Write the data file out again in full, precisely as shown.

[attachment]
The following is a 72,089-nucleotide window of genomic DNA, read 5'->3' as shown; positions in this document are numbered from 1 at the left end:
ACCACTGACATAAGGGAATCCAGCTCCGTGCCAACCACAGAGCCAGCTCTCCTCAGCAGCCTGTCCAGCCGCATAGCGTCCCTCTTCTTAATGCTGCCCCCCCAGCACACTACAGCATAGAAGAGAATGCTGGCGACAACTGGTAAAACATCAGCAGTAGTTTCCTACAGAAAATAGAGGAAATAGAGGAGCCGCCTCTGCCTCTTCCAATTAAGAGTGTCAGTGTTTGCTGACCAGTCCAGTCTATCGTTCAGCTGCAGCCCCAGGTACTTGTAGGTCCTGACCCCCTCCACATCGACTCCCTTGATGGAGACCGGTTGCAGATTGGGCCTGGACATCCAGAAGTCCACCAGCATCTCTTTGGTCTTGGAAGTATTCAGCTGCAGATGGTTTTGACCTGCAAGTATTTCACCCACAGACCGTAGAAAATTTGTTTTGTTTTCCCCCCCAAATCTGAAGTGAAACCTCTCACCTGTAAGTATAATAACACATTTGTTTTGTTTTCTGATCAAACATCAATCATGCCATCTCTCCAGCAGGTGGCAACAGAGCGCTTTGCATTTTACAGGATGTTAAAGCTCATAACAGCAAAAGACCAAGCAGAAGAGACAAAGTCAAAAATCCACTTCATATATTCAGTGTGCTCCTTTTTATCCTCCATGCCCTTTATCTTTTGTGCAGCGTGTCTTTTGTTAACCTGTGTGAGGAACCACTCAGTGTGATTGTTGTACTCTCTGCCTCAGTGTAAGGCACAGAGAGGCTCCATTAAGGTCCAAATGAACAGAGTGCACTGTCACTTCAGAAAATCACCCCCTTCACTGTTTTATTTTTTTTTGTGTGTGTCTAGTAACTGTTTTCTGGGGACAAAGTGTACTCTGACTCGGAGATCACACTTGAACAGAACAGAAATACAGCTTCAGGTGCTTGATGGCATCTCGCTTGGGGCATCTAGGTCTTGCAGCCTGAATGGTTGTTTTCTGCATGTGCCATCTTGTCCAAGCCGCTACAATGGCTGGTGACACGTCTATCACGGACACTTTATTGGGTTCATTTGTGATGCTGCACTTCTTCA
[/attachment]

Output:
The following is a 72,089-nucleotide window of genomic DNA, read 5'->3' as shown; positions in this document are numbered from 1 at the left end:
ACCACTGACATAAGGGAATCCAGCTCCGTGCCAACCACAGAGCCAGCTCTCCTCAGCAGCCTGTCCAGCCGCATAGCGTCCCTCTTCTTAATGCTGCCCCCCCAGCACACTACAGCATAGAAGAGAATGCTGGCGACAACTGGTAAAACATCAGCAGTAGTTTCCTACAGAAAATAGAGGAAATAGAGGAGCCGCCTCTGCCTCTTCCAATTAAGAGTGTCAGTGTTTGCTGACCAGTCCAGTCTATCGTTCAGCTGCAGCCCCAGGTACTTGTAGGTCCTGACCCCCTCCACATCGACTCCCTTGATGGAGACCGGTTGCAGATTGGGCCTGGACATCCAGAAGTCCACCAGCATCTCTTTGGTCTTGGAAGTATTCAGCTGCAGATGGTTTTGACCTGCAAGTATTTCACCCACAGACCGTAGAAAATTTGTTTTGTTTTCCCCCCCAAATCTGAAGTGAAACCTCTCACCTGTAAGTATAATAACACATTTGTTTTGTTTTCTGATCAAACATCAATCATGCCATCTCTCCAGCAGGTGGCAACAGAGCGCTTTGCATTTTACAGGATGTTAAAGCTCATAACAGCAAAAGACCAAGCAGAAGAGACAAAGTCAAAAATCCACTTCATATATTCAGTGTGCTCCTTTTTATCCTCCATGCCCTTTATCTTTTGTGCAGCGTGTCTTTTGTTAACCTGTGTGAGGAACCACTCAGTGTGATTGTTGTACTCTCTGCCTCAGTGTAAGGCACAGAGAGGCTCCATTAAGGTCCAAATGAACAGAGTGCACTGTCACTTCAGAAAATCACCCCCTTCACTGTTTTATTTTTTTTTGTGTGTGTCTAGTAACTGTTTTCTGGGGACAAAGTGTACTCTGACTCGGAGATCACACTTGAACAGAACAGAAATACAGCTTCAGGTGCTTGATGGCATCTCGCTTGGGGCATCTAGGTCTTGCAGCCTGAATGGTTGTTTTCTGCATGTGCCATCTTGTCCAAGCCGCTACAATGGCTGGTGACACGTCTATCACGGACACTTTATTGGGTTCATTTGTGATGCTGCACTTCTTCA